Some soldier with a funny bone at 102 Infantry Brigade (Base Camp) will tell you that Siachen means ‘Rose Garden’. Its true. Maybe its funny, in a self-deprecating sort of way. Most soldiers crack jokes, which only they can understand.
It’s been a violent year, both emotionally and physically. Never was the Indian Army attacked by those that they loved. Except for this year. We won the wars fought on the Line of Control and across. We lost those fought inside our country, because those who attacked us were our countrymen.
When I was in the army my Commanding Officer told me that we must never fear death. He told us that dying for the nation was a unique honor, which was accorded to a lucky few. He told us that when we went home wrapped in the tricolor, the nation would weep. And, he told us that they would remember our names forever. We would become immortal.
My CO was a simple soldier. He had fought wars and shed blood. For him, dishonorable conduct was unthinkable. He would often admonish us and say “This conduct in unbecoming of an officer of the Indian Army”. To him, life was simple. You defended your country and its people, and if you were martyred, there would a stone with your name at the Kumaon Regimental Center at Ranikhet. That was all that we aspired to. A stone with our name at Ranikhet.
When the situation seemed hopeless, he would simply say “Yeh Major Shaitan Singh aur Major Somnath Sharma ki Regiment hai”. These words were enough. 17 Kumaon would pick itself up, bleeding and bruised, and launch itself again into battle. It was always about “Izzat”. Honour of the nation, the regiment and our forefathers who had been martyred before us in countless wars and insurgencies.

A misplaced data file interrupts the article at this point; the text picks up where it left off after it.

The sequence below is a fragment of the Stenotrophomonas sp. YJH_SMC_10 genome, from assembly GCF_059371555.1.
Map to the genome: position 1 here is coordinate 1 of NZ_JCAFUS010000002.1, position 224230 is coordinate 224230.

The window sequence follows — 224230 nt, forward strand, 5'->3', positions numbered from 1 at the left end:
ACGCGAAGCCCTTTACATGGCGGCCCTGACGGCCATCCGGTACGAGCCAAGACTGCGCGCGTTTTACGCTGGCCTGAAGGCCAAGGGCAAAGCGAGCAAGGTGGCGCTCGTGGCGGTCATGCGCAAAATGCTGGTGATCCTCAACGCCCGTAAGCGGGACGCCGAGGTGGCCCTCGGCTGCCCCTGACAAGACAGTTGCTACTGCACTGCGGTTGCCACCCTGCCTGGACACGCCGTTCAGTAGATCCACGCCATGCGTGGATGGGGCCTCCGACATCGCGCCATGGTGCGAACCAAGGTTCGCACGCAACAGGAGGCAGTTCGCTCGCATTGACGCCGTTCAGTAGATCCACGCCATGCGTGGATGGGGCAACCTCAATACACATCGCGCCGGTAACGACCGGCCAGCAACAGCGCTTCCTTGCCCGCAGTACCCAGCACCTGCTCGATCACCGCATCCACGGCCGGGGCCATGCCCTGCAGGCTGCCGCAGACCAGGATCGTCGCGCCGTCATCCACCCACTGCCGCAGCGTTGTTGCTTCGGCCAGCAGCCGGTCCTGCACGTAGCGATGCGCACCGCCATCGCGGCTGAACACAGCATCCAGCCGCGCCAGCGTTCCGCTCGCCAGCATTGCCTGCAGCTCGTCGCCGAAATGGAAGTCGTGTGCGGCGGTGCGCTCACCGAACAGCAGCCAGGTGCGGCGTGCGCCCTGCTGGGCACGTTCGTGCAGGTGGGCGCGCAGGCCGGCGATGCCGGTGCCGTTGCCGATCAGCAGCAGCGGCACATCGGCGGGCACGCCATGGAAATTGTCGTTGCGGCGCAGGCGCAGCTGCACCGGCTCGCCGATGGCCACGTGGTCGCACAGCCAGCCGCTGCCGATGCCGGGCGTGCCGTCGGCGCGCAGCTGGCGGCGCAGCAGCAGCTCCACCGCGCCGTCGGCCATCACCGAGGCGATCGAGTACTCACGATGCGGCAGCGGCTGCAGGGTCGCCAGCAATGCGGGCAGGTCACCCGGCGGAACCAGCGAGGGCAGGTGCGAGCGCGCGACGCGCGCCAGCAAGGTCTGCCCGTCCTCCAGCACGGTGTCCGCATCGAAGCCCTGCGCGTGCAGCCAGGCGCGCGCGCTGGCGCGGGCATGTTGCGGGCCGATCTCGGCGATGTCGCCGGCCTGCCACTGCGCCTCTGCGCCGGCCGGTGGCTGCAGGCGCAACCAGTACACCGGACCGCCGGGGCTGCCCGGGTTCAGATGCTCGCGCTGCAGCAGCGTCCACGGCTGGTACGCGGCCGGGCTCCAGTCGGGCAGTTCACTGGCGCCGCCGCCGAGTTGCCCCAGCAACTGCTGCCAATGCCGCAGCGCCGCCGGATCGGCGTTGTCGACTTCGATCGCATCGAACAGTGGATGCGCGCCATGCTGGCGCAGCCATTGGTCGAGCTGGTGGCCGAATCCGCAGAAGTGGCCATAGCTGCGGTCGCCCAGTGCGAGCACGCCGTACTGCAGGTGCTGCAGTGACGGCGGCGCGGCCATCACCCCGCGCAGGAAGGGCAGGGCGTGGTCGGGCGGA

Rezang La. Badgam. Walong. Bhaduria. Names, which ordinary Indians had never heard of, were temples around which our lives ceaselessly revolved. After all, what was life without honor?
2016 has been a different year. Movie actors say that the soldier signed up to die. Politicians want proof that we hit terror camps across the border. The expert, that Lutyens Delhi breed, so adapt at passing judgment wants to know how the army ‘allowed’ itself to be attacked at Uri, Nagrota and Pathankot. Opportunists, who never once so much as looked in the direction of a soldier, have shed crocodile tears over an unfortunate suicide. Bureaucrats have an opinion on the appointment of the army Chief. This year, the Indian Army has been constantly in the news for all the wrong reasons, and none of it for its own doing.
I want the experts, politicians, bureaucrats, TV anchors and sundry actors to know that what they say in public damages morale of the soldier. It denudes and degrades the soldier’s will to fight. It shatters his self-esteem. It dishonors him. A soldier without honor is not a soldier. It is a dead body.
I am an unknown soldier. I have fought for over a hundred years, killing and dying. In unmarked graves across Europe and in the fetid and humid jungles of Burma, you will find my memories. In desolate, wind swept mountain passes and in the bone-bleaching furnace of the Thar, you will discover that I could not be defeated. Across the salty seas and terror-infested landscapes, I was mostly the hunter and sometimes the smell of the dead body on the third day.
Why do I do what I do? I don’t know how to explain. In this mad world of smartphones and Twitter, undefined relationships and loneliness, I inhabit a world that smells of cordite and warm blood. It’s a different world. It’s a world in which people will die because you ask them to, sometimes for the flag, sometimes for the anthem, and often for the fallen heroes of battles fought eons ago.
If you honor me, I will be grateful. If you don’t, I will still fight. If you give me nothing, I will fight with my bare hands. Major Shaitan Singh lives.
That is all that I aspire to; a stone with my name at Ranikhet.
Happy New Year, India.
Major Gaurav Arya (Veteran)
17th Battalion, The Kumaon Regiment
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